Under Armour Inc (UA) Stock: Take Profits NOW on Earnings Beat

Under Armour Inc (UA) reported third-quarter results Thursday morning, and it managed to beat both revenue and earnings expectations.

Under Armour Inc (UA) Stock: Take Profits NOW on Earnings BeatYou wouldn’t know that by looking at UA stock, however. After initially jumping on the good news, shares reversed and were off by as much as 5% in early trading.

Despite a record quarter — it was Under Armour’s first quarter ever of more than $1 billion in revenue — it’s not such a bad idea to take some profits on UA stock.

Great Progress, Horrible Valuation

First, let’s take a gander at the numbers. Revenue jumped 28%, advancing to $1.2 billion, topping the $1.18 billion Wall Street expected from UA. Earnings per share also advanced, rising to 45 cents from 41 cents a year ago. Analysts were looking for 44 cents.

Beating on both the top- and bottom-line makes for great headlines, but for UA stock, which was up more than 40% in 2015 before today’s earnings report, a modest beat just isn’t anything too special. In fact, while per share earnings topped the official expectations for 44 cents, they were merely in line with the whisper number of 45 cents.

The highlight of the quarter, and what helped UA post such solid results, was the progress made in its footwear division, where revenue surged 61%. This is precisely where its largest rival, Nike (NKE) does not want Under Armour to succeed, because it threatens Nike’s grip on the multibillion-dollar market.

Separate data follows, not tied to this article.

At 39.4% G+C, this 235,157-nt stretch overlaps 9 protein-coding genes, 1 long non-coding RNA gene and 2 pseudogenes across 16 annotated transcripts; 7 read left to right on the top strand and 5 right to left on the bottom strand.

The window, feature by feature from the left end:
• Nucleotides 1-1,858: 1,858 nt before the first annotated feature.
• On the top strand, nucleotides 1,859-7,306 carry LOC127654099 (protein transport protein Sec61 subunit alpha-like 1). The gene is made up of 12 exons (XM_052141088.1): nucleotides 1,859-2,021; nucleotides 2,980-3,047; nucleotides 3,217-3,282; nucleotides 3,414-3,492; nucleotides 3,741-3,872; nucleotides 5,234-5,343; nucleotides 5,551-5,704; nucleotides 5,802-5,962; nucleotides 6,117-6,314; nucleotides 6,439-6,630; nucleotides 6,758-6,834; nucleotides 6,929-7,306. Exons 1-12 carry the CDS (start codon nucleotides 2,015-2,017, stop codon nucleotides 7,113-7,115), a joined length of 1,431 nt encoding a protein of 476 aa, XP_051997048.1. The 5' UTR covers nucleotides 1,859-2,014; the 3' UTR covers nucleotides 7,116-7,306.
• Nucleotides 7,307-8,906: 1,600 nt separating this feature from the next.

While it’s unlikely that the Curry One, NBA MVP Stephen Curry’s shoe line, will ever approach the $2.6 billion in annual revenues (just in the U.S.) that Nike’s Jordan brand does, third-quarter sales were impressive nonetheless. Under Armour’s footwear division logged $191 million in sales last quarter, a run rate of $764 million a year.

That’s all well and great, but as I noted a few days back, UA stock is a risky proposition. If shares are bleeding into the red after an earnings beat like today’s, just imagine what would’ve happened if Under Armour missed. Yikes.

I don’t blame investors for taking their profits and running after today’s report. Yes, it was a good quarter, but it wasn’t a legendary one. And while that may sound a little absurd, UA stock has to put up legendary numbers to justify its valuation; UA stock currently trades for about 70 times forward earnings, a comical number that values the company more like a software startup than an apparel company.

While I applaud UA on the progress it’s made, particularly in footwear, I also applaud any investor who bought UA at the beginning of the year. And I encourage those who did to pat themselves on the back, take a deep breath and run for the hills.

As of this writing, John Divine did not hold a position in any of the aforementioned securities. You can follow him on Twitter at @divinebizkid or email him at editor@investorplace.com.

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